CD1 Mixed Bag 1945-46
1. The Hornet
2. The Glider
3. Love of my Life
4. Let’s Walk
5. Love for Sale
6. My Heart Belongs to Daddy
7. Begin the Beguine
8. Get Out of Town
9. What Is This Thing Called Love?
11. I’ve Got the Sun in the Morning
12. Changing My Tune
13. It’s the Same Old Dream
14. Anniversary Song
15. For You, For Me, Forever More
16. I Believe
17. When You’re Around
19. Sunny Side Up
Artie Shaw - Clarinet
Roy Eldridge, Stan Fishelson, Bernie Glow, George Schwartz - Trumpets
Harry Rogers, Gus Dixon, Ollie Wilson, Bob Swift - Trombones
Rudy Tanza, Lou Prisby - Alto saxes
Herbie Steward, Jon Walton - Tenor saxes
Chuck Gentry - Baritone sax
Dodo Marmarosa - Piano
Barney Kessel - Guitar
Morris Rayman - Bass
Lou Fromm - Drums
Mel Tormé and the Mel-Tones - Vocals
CD2 The Big Band 1949
2. I Cover the Waterfront
3. Fred's Delight
5. Aesop's Foibles
7. They Can't Take That Away from Me
8. Smooth 'n Easy
9. I Get a Kick out of You
11. So Easy
12. 'S Wonderful
16. Mucho De Nada
Artie Shaw - Clarinet
Dan Palladino, Don Fagerquist, Dale Pierce, Vie Ford - Trumpets
Sonny Russo, Fred Zito, Angie Callea, Porky Cohen - Trombones
Herbie Steward, Frank Socolow - Alto saxes
Al Cohn, Zoot Sims - Tenor saxes
Danny Bank - Baritone sax
Gil Barrios - Piano
Jimmy Raney - Guitar
Dick Nevison - Bass
Irv Kruger - Drums
The disc’s title has unquestioned logic. We have here a two disc
set, with strongly varied personnel, recorded between 1945 and ’49.
It’s the third volume in ‘The Last Recordings’ series under which
rubric the Shaw series has been flying.
All the first disc tracks were recorded for Musicraft in Hollywood.
The first four have Roy Eldridge in harness, and his presence both
soloistically and sectionally is a tonic. His work on Let’s Walk
is especially exciting. Dodo Marmarosa was the pianist though he gets
little exposure; better in this respect was the opportunity accorded
to Herbie Steward whose tenor playing on The Hornet is impressive;
note too that Barney Kessel is on guitar. Shaw himself takes a fluid
solo on the Basie stomper The Glider.
There are a number of titles with strings in this particular volume.
My Heart Belongs to Daddy is sung by Kitty Kallen with a slice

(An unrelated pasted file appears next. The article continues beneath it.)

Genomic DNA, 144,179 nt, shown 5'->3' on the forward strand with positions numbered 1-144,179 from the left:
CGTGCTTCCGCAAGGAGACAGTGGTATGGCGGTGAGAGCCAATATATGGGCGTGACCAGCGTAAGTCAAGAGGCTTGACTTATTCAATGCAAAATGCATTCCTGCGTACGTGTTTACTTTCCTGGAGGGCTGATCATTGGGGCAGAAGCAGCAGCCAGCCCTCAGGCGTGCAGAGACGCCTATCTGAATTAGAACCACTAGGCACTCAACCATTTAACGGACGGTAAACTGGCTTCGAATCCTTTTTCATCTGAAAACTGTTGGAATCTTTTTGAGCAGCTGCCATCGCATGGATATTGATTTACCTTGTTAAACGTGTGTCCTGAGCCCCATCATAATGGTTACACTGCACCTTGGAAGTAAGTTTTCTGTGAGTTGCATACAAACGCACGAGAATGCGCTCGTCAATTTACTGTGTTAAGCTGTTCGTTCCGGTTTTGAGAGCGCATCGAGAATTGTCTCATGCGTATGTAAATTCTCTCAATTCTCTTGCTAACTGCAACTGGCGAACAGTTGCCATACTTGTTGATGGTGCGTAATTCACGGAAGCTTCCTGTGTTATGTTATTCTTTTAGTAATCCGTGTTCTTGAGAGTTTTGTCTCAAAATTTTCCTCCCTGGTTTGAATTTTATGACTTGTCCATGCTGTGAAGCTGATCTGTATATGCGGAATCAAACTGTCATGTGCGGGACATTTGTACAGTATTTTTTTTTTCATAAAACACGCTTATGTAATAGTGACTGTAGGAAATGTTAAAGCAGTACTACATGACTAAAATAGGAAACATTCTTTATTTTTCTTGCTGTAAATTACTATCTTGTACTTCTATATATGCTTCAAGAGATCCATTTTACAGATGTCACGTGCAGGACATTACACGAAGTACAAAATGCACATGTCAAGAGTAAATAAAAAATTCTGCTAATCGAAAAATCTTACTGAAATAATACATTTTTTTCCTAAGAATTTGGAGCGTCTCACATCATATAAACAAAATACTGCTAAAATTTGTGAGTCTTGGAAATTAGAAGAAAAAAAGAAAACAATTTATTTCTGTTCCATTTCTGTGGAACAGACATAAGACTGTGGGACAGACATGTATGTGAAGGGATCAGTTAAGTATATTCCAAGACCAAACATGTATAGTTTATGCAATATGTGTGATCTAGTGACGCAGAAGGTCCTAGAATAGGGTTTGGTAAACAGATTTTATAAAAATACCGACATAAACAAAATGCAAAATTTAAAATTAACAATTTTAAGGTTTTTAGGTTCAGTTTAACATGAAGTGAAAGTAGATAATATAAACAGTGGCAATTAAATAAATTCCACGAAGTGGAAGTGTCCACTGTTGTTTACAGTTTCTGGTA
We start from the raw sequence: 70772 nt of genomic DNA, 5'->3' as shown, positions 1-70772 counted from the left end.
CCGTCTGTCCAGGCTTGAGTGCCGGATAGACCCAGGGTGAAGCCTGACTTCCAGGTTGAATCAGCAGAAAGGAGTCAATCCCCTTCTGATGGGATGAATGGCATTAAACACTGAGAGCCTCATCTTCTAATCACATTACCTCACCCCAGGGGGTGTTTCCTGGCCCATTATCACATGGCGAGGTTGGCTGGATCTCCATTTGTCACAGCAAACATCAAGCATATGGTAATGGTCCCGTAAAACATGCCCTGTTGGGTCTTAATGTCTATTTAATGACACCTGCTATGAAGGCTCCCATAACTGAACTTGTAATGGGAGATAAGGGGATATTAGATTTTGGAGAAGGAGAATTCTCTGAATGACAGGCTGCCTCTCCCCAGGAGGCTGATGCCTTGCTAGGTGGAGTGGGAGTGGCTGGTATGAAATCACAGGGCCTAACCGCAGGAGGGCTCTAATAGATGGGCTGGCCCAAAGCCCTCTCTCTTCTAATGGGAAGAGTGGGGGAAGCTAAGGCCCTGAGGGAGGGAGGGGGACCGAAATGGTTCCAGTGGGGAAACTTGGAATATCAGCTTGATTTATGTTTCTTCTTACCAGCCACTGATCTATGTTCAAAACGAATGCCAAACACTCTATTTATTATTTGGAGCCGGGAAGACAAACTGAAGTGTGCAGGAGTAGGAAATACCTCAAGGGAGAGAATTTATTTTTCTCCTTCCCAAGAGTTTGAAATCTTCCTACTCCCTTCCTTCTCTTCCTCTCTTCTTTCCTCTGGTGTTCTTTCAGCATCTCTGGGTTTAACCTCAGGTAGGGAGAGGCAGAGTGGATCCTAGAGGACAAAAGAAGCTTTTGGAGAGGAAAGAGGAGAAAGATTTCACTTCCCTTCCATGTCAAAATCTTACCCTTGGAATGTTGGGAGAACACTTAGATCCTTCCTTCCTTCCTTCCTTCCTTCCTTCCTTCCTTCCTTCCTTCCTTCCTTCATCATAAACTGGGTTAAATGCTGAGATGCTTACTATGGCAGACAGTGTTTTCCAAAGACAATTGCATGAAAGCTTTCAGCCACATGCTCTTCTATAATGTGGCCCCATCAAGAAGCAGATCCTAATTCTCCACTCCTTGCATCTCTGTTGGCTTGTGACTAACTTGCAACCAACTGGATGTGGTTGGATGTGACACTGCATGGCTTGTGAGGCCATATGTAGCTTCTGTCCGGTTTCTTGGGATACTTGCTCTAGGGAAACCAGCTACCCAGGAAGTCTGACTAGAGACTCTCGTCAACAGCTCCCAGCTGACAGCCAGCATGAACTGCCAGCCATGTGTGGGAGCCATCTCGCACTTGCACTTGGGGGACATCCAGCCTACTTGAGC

of Salt Beef in her delivery, which is not surprising as the intro
had been played by violinist Harry Bluestone in forceful Gypsy-Semitic
mode. The string-laden ensembles don’t always work to the advantage
of the arrangements, and the nine (including Bluestone) fiddles, three
violas and three cellos tend to weigh things down: For You, For
Me, Forever More is a particular case in point. Mel Tomé makes
an appearance with his Mel-Tones with the studio band and fifteen
piece string section, and the boppish harmonies of I’ve Got the
Sun in the Morning add some spice to the proceedings.
The second disc is a string-less big band recorded in1949. There
were some first class arrangements, executed by some stellar names,
and the band boasted amidst its ranks some decidedly important musicians.
Don Fagerquist (who takes most of the solos for his instrument) sat
in the four man trumpet section, Sonny Rosso was in the trombones.
Herb Steward and Frank Socolow were the alto players whilst Al Cohn
and Zoot Sims were the tenors. Danny Bank was the baritone saxophonist.
Not a bad sax section, all things considered. They produced some outstanding
and stirring music and this disc produces nearly an hour’s worth of
sheer enjoyment and excitement. In Irv Kluger they had an undersung
and propulsive drummer, and indeed throughout the band there was strength
in depth. Dale Pierce for instance takes a fine trumpet solo in Stardust
alongside Fred Zito’s trombone. There are sinuous Latin American
rhythms in Orinoco and – to get down to rhythm section specifics
– a splendid Jimmy Raney guitar solo on I Get a Kick out of You.
Maybe the George Russell arrangement of Similau has too
many Kentonesque moments but that’s not to downgrade the striving,
driving eloquence of the band. Note too that Al Cohn takes almost
all the tenor solos but that Zoot Sims takes I Cover the Waterfront.
Even in this company Shaw proves exceptional.
It’s this second disc in which the greatest musical riches lie, though
the first disc has its merits amidst the overblown moments. Loren
Schoenberg’s fine and extensive booklet notes have been retained and
this ex-MusicMasters release, which was produced by Shaw himself back
in the early nineties, makes a valued appearance again.
See additional reviews by Pierre
Giroux and Don